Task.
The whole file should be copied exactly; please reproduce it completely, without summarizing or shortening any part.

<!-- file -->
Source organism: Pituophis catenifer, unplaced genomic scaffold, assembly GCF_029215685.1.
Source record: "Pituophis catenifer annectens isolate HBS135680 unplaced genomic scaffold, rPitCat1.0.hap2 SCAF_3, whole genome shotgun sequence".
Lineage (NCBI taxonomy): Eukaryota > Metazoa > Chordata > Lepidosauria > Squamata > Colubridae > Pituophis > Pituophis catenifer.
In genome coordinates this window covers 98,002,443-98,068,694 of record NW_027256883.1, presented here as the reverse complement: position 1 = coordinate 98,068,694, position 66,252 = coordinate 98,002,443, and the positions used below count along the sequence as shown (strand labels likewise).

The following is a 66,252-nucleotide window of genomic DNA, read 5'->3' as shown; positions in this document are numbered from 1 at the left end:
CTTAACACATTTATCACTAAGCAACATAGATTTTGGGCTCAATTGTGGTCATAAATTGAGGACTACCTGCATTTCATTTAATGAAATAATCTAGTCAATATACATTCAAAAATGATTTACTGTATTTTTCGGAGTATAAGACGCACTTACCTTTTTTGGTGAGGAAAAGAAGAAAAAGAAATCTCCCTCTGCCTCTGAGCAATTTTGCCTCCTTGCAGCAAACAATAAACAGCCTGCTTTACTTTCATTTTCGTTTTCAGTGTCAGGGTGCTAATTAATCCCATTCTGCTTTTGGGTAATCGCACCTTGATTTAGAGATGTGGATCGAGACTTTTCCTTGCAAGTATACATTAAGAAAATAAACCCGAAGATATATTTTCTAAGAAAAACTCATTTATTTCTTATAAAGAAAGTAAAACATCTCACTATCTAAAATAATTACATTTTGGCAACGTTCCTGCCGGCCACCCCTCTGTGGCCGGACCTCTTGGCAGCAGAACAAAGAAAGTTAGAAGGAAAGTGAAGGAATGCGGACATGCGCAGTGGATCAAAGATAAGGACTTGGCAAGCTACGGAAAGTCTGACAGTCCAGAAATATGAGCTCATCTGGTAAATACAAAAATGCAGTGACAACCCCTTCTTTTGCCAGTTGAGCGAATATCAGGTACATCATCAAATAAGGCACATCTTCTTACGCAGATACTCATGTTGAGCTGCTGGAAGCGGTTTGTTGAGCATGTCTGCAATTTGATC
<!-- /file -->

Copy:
Source organism: Pituophis catenifer, unplaced genomic scaffold, assembly GCF_029215685.1.
Source record: "Pituophis catenifer annectens isolate HBS135680 unplaced genomic scaffold, rPitCat1.0.hap2 SCAF_3, whole genome shotgun sequence".
Lineage (NCBI taxonomy): Eukaryota > Metazoa > Chordata > Lepidosauria > Squamata > Colubridae > Pituophis > Pituophis catenifer.
In genome coordinates this window covers 98,002,443-98,068,694 of record NW_027256883.1, presented here as the reverse complement: position 1 = coordinate 98,068,694, position 66,252 = coordinate 98,002,443, and the positions used below count along the sequence as shown (strand labels likewise).

The following is a 66,252-nucleotide window of genomic DNA, read 5'->3' as shown; positions in this document are numbered from 1 at the left end:
CTTAACACATTTATCACTAAGCAACATAGATTTTGGGCTCAATTGTGGTCATAAATTGAGGACTACCTGCATTTCATTTAATGAAATAATCTAGTCAATATACATTCAAAAATGATTTACTGTATTTTTCGGAGTATAAGACGCACTTACCTTTTTTGGTGAGGAAAAGAAGAAAAAGAAATCTCCCTCTGCCTCTGAGCAATTTTGCCTCCTTGCAGCAAACAATAAACAGCCTGCTTTACTTTCATTTTCGTTTTCAGTGTCAGGGTGCTAATTAATCCCATTCTGCTTTTGGGTAATCGCACCTTGATTTAGAGATGTGGATCGAGACTTTTCCTTGCAAGTATACATTAAGAAAATAAACCCGAAGATATATTTTCTAAGAAAAACTCATTTATTTCTTATAAAGAAAGTAAAACATCTCACTATCTAAAATAATTACATTTTGGCAACGTTCCTGCCGGCCACCCCTCTGTGGCCGGACCTCTTGGCAGCAGAACAAAGAAAGTTAGAAGGAAAGTGAAGGAATGCGGACATGCGCAGTGGATCAAAGATAAGGACTTGGCAAGCTACGGAAAGTCTGACAGTCCAGAAATATGAGCTCATCTGGTAAATACAAAAATGCAGTGACAACCCCTTCTTTTGCCAGTTGAGCGAATATCAGGTACATCATCAAATAAGGCACATCTTCTTACGCAGATACTCATGTTGAGCTGCTGGAAGCGGTTTGTTGAGCATGTCTGCAATTTGATC